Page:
Wednesday, May 18, 2022

What rights do passengers have when their flights are cancelled?

Many are unaware about their rights as consumers.

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There are any number of reasons why airlines delay a previously scheduled flight, whether suddenly or with plenty of warning for passengers.

Top of the list are safety factors, as the well-being of passengers are the airlines’ responsibility.

What many might not realise, however, is that passengers whose flights are delayed have the right to certain claims provided for by law.

These rights are spelt out in the Malaysian Aviation Consumer Protection Code 2016, under the Malaysian Aviation Commission Act 2015.

Passengers who experience delays of two hours or more must be provided meals, telephone calls and internet access within reasonable bounds throughout the waiting period.

Those whose flights are delayed for five hours or more, meanwhile, must be provided accommodation and transportation, if a stay becomes necessary.

These matters are also laid out in the Malaysian Aviation Commission (Mavcom) website, alongside passenger rights in other issues such as ticket prices and baggage compensation.

The topic was thrust into the limelight last week when AirAsia passengers took to social media to complain about flight delays and unscheduled disruptions attributed to the Hari Raya travel rush.

Many had their flights postponed several times while others told MalaysiaNow that they never managed to board their flights at all and were instead forced to drive back to their home towns.

Still others said they never received an explanation, and that the management only spoke up after the intervention of Domestic Trade and Consumer Affairs Minister Alexander Nanta Linggi.

MalaysiaNow’s interviews with local and international travellers alike found that many were unaware of their rights as consumers.

For example, a large number said they planned to lodge a complaint with Nanta’s ministry although the matter falls under the purview of Mavcom.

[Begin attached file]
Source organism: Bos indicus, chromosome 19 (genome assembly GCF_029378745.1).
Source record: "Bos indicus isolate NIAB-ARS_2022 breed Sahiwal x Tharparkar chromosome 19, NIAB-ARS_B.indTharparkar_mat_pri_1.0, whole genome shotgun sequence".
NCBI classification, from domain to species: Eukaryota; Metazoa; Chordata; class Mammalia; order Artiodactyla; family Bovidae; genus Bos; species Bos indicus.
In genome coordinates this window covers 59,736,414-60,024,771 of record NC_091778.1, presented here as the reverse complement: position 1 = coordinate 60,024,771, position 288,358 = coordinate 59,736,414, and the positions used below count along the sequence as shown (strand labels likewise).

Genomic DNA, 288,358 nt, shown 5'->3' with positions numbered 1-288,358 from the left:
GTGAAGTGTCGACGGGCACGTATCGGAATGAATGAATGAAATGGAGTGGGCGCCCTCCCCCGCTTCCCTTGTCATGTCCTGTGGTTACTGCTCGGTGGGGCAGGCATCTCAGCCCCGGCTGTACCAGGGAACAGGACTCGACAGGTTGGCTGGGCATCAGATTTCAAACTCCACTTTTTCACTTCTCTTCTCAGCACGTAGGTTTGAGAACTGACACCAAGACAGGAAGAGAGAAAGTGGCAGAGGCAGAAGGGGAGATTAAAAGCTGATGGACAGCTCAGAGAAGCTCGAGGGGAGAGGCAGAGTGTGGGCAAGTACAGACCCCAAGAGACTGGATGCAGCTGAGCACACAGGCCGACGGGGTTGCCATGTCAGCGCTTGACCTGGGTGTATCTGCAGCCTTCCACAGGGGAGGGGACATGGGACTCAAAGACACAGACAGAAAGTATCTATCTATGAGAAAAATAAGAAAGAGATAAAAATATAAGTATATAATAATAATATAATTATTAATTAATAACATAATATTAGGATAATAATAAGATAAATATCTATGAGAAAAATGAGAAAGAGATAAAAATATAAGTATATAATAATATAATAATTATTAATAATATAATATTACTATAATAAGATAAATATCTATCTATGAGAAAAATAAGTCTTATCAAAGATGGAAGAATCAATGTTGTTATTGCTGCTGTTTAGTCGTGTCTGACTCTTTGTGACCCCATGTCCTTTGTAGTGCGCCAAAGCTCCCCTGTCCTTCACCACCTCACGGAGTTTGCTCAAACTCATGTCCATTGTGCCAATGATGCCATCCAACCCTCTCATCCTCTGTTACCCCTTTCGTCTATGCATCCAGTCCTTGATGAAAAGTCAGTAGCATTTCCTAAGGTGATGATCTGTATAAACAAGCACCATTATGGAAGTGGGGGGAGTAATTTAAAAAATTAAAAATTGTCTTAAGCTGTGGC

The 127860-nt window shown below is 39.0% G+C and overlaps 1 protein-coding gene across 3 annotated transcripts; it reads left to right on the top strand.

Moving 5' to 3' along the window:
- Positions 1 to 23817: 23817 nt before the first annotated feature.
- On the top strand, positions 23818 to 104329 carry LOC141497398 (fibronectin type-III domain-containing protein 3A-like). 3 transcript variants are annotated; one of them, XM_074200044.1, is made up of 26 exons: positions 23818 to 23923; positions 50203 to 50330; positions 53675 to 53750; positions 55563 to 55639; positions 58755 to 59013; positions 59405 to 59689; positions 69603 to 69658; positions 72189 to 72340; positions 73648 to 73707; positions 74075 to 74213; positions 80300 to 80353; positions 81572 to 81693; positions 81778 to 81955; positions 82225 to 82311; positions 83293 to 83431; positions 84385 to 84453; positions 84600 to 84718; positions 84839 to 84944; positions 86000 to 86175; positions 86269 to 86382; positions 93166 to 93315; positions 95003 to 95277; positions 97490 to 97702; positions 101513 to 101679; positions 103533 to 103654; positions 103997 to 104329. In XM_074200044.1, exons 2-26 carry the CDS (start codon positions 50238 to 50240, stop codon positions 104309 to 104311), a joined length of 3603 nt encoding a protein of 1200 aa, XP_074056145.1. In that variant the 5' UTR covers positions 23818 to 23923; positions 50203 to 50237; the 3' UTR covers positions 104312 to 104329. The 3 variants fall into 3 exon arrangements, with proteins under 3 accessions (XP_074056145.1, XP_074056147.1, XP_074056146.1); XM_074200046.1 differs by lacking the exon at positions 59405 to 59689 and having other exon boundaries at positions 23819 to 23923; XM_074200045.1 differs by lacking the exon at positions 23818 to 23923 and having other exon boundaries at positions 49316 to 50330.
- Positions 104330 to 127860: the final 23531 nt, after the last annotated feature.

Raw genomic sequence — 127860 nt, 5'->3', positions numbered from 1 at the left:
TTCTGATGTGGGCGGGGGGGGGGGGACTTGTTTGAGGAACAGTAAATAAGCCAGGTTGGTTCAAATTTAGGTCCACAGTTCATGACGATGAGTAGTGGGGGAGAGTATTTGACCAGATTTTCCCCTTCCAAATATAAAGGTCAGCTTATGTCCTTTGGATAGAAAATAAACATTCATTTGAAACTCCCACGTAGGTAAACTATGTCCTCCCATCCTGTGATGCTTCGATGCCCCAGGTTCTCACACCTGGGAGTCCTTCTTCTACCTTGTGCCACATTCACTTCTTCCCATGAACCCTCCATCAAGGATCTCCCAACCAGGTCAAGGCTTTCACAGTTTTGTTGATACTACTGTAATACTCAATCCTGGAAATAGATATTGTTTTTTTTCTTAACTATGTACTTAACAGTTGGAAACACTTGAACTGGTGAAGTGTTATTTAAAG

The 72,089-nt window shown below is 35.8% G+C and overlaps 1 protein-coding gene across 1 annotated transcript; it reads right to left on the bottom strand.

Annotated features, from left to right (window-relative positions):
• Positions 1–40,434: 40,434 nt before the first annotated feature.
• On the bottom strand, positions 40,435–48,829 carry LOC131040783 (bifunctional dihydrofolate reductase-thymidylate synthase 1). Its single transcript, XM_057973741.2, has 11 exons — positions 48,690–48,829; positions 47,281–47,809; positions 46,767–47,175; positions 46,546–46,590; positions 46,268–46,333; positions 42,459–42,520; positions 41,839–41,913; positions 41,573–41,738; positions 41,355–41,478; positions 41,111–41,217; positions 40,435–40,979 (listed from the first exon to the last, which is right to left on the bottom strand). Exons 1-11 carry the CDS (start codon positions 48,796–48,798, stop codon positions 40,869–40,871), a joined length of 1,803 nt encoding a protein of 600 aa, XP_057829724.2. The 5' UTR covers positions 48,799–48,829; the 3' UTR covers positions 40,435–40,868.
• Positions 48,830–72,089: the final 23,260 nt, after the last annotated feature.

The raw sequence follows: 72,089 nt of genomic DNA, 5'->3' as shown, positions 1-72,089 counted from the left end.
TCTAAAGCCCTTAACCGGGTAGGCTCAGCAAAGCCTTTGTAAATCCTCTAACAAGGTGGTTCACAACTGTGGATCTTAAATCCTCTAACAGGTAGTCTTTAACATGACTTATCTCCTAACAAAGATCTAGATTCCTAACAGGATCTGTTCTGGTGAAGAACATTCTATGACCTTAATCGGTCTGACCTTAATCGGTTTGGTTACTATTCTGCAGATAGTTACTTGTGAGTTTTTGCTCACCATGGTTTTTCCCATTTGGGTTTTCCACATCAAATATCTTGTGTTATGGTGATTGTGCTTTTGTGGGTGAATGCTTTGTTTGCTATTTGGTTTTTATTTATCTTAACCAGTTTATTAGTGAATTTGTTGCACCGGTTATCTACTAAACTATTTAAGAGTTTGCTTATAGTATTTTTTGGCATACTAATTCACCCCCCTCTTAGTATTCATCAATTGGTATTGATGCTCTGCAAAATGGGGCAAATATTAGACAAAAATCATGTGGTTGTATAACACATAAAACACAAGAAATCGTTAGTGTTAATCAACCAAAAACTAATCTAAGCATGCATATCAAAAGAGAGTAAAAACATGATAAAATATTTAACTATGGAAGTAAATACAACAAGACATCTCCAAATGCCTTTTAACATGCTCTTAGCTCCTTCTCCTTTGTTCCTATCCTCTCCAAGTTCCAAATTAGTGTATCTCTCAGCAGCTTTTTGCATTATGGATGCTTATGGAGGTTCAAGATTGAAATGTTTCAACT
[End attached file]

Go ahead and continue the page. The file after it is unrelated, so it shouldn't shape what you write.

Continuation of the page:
Law expert Shobah Veera said airline companies normally list their terms on the back of tickets.

Nevertheless, she said, it could be argued that these are not legally binding as the terms are not communicated to passengers prior to their purchase of their tickets.

“Usually, airlines change flight schedules and passengers board at the amended time as they are in need of the service provided,” she told MalaysiaNow.

“The question is whether they agree to the delay.”

Shobah said passengers might demand a refund in the event of a significant delay, but that companies might instead offer credit or other forms of compensation.

“It’s up to the passengers whether to accept this or not,” she said.

“Many will accept whatever is offered by the airline given that it might take a long time to claim their rights in full.”

Alternatively, she said, passengers could bring the matter to the civil courts to demand compensation or a declaration urging Mavcom to act.

However, this process takes a long time.

“Mavcom and the transport ministry need to act against airlines that deny the rights of passengers who do not receive the promised service,” she said.

“They can claim their rights but the company will likely delay any payment of compensation.”

Referring to AirAsia, she said the airline had ignored many passenger claims over the past two years.

“Many passengers incurred losses because their flights were cancelled,” she said, adding that such airlines should be subject to firm action.

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